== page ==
Postmates is now urging food fans to put down their rolling pins and pick up its new book, Don’t Cookbook. As the title suggests, the limited-edition book celebrates the glory of a gourmet meal at the click of a button, or in this case, at the scan of a QR code. Each “recipe” includes a whimsical visual and a short set of comical steps that conclude with a QR code for consumers to scan and order their dish via Postmates, plus activity pages for readers to complete as they wait for their feast. Fans can order Don’t Cookbookonline, or from Alfred’s Coffee Shop on the Postmates app and a portion of the proceeds will be donated to a charity that benefits restaurant workers affected by the pandemic. So far, the first wave of books have already sold out, but the brand is giving away one for free via a contest “Please don’t cook responsibly”, currently running on its Instagram.
As courier brands continue to compete for restaurant attention, Postmates’ new product could sweeten the deal for some, as it provides a unique channel of distribution and path to purchase for consumers. By livening up the journey to the “Order” button, Postmates could captivate consumers, elevate awareness, and showcase its brand personality amongst the plethora of platforms restaurants currently have to choose from, especially as it experienced some stagnation during parts the pandemic according to Gartner’s Digital IQ Index: Restaurants.
The product arrives on the cusp of vaccine arrivals and simultaneously, the possibility of new strains of the Coronavirus. Either way, encouraging consumers to relax and order in or reminding them of their favorite dine-out spots could produce a feeling of much needed optimism, or at least, a good laugh. That said, the item would make an excellent gift for readers and cooks of all levels, and thanks to its quirky visuals, could even make a tasteful coffee table book. This is especially fitting as home decor activities continue to see an uptick as the pandemic wears on. At worst, Don’t Cookbook could simply serve as a funny reminder of a difficult time and make consumers feel even more grateful for the restaurants that serve them dutifully before, during, and after the crisis, especially as Postmates is putting its money where its mouth is by committing a portion of the proceeds to workers. Finally, by topping each recipe off with a QR code, Postmates reflects the growing potential of touchless, digital commerce.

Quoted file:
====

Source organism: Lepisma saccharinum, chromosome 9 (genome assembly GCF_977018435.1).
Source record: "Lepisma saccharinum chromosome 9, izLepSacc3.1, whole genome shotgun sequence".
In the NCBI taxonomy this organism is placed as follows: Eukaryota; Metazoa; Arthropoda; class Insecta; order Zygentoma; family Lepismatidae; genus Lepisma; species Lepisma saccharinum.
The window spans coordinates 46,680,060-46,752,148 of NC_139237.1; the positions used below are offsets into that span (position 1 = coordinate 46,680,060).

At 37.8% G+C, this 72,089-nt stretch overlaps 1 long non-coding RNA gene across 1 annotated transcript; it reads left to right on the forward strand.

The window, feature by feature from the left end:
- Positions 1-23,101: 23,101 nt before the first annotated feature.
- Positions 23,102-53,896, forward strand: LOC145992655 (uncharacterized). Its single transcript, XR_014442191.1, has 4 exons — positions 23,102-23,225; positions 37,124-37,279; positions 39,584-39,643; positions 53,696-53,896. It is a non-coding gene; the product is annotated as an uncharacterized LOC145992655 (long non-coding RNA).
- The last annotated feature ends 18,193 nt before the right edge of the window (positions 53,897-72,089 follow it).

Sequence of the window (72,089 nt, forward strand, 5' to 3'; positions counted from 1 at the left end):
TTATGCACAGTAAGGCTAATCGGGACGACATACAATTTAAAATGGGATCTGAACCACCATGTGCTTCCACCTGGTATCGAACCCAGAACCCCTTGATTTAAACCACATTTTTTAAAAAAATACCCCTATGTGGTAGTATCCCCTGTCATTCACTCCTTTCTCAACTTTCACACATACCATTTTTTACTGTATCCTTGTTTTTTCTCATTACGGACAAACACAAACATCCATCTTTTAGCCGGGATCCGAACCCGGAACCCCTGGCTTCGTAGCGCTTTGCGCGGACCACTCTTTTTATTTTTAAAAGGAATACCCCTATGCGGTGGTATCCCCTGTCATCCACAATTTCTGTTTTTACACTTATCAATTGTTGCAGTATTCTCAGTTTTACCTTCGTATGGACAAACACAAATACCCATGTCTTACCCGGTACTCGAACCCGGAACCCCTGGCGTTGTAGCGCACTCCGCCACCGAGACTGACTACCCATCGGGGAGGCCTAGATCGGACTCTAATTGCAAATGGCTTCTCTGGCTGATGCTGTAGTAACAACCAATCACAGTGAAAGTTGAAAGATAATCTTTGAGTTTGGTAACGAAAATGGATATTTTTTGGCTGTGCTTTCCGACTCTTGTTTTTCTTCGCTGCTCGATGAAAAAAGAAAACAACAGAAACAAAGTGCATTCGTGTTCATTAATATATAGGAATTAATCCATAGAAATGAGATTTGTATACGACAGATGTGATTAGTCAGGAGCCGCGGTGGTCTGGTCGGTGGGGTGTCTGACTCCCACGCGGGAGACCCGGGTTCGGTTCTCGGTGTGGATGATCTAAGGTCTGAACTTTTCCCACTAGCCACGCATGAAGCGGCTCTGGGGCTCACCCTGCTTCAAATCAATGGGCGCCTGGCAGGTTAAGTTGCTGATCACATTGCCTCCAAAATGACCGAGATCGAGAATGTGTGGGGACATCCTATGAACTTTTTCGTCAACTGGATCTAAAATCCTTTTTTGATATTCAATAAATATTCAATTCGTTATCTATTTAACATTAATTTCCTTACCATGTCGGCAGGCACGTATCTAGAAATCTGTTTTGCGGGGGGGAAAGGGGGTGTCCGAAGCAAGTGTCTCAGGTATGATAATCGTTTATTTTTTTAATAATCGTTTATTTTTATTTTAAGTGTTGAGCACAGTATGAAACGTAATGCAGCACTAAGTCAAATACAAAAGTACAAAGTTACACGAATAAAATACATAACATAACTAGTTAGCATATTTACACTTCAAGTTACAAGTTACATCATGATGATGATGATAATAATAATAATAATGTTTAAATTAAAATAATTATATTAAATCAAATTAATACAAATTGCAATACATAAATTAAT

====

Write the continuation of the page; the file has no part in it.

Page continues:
It’s not the first time Postmates has tapped into the power of TikTok. The delivery service paired up with the platform to spotlight restaurants that concocted their own versions of “TikTok Treats“. And though its most recent initiative takes a slightly opposite approach from the previous one, it still calls attention to the cooking experiences, both successful and unsuccessful, that many consumers went through under the influence of TikTok, which continues to churn out trends at full speed.